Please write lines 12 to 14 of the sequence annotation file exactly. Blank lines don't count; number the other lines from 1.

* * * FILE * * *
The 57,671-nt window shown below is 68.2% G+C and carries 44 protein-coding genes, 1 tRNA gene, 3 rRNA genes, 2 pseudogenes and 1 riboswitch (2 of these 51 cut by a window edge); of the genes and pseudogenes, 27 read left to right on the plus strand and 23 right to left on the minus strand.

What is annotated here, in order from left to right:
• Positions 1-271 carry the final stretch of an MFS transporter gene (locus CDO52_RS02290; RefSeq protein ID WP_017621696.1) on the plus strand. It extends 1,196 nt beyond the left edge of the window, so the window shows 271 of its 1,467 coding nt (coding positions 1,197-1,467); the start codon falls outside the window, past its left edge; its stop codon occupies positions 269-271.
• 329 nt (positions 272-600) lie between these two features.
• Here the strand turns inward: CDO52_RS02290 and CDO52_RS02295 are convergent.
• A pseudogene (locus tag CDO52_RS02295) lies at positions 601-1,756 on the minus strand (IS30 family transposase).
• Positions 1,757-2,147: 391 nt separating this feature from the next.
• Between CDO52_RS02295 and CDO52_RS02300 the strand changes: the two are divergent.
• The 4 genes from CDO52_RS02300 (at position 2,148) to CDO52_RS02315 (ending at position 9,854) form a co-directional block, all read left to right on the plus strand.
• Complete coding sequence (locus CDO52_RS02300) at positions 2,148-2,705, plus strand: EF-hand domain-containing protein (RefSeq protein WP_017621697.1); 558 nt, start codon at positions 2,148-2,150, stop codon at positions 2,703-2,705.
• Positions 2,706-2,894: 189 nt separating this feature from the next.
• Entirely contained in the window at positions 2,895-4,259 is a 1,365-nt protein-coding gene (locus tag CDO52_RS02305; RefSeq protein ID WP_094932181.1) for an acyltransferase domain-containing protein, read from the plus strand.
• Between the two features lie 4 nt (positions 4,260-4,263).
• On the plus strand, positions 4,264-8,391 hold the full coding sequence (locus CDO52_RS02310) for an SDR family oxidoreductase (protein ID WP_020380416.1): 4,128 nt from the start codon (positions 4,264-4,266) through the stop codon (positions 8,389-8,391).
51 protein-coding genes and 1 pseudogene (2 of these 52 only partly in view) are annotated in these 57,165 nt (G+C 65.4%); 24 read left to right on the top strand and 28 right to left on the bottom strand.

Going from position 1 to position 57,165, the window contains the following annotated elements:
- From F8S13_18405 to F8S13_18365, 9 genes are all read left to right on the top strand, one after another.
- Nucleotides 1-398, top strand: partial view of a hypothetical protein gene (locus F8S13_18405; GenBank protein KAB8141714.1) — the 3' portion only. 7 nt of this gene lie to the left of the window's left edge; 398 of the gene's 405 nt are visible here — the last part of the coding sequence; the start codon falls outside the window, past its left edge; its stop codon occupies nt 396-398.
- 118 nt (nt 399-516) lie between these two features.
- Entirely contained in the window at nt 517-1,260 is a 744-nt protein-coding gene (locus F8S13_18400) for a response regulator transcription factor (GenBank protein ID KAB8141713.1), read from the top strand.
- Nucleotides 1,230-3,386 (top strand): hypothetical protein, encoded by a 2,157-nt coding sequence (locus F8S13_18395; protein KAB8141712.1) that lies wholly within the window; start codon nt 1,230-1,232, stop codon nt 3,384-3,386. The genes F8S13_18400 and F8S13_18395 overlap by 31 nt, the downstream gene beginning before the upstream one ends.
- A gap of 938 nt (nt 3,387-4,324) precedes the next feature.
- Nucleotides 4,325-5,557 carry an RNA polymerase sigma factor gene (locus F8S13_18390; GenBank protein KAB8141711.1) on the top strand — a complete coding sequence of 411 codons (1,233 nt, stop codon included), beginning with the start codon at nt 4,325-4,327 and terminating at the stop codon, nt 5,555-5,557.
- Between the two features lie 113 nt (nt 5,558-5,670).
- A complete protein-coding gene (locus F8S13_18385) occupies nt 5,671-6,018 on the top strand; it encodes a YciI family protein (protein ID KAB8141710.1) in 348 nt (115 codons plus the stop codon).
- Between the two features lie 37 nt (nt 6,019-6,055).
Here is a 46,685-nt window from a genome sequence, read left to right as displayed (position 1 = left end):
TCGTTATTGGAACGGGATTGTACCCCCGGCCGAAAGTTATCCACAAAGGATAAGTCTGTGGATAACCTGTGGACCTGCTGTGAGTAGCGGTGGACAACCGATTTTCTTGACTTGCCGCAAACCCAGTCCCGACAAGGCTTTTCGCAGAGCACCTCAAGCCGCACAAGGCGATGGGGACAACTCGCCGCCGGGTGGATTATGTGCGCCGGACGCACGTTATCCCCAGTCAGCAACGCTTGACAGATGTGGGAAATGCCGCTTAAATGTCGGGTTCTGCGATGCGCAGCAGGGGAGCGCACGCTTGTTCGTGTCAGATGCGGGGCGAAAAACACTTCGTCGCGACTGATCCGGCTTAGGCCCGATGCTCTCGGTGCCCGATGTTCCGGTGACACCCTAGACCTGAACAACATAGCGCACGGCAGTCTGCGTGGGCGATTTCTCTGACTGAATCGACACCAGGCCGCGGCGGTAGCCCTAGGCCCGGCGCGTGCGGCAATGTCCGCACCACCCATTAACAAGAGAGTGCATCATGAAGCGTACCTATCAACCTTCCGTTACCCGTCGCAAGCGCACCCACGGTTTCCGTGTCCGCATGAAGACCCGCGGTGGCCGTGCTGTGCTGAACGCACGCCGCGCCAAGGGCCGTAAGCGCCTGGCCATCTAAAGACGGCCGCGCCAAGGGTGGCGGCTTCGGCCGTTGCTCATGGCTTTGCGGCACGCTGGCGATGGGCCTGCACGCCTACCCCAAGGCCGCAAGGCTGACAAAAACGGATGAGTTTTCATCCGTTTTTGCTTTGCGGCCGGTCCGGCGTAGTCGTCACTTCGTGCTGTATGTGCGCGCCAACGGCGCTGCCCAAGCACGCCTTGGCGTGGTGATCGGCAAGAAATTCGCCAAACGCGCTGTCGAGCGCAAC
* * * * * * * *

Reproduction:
• Entirely contained in the window at positions 2,895-4,259 is a 1,365-nt protein-coding gene (locus tag CDO52_RS02305; RefSeq protein ID WP_094932181.1) for an acyltransferase domain-containing protein, read from the plus strand.
• Between the two features lie 4 nt (positions 4,260-4,263).
• On the plus strand, positions 4,264-8,391 hold the full coding sequence (locus CDO52_RS02310) for an SDR family oxidoreductase (protein ID WP_020380416.1): 4,128 nt from the start codon (positions 4,264-4,266) through the stop codon (positions 8,389-8,391).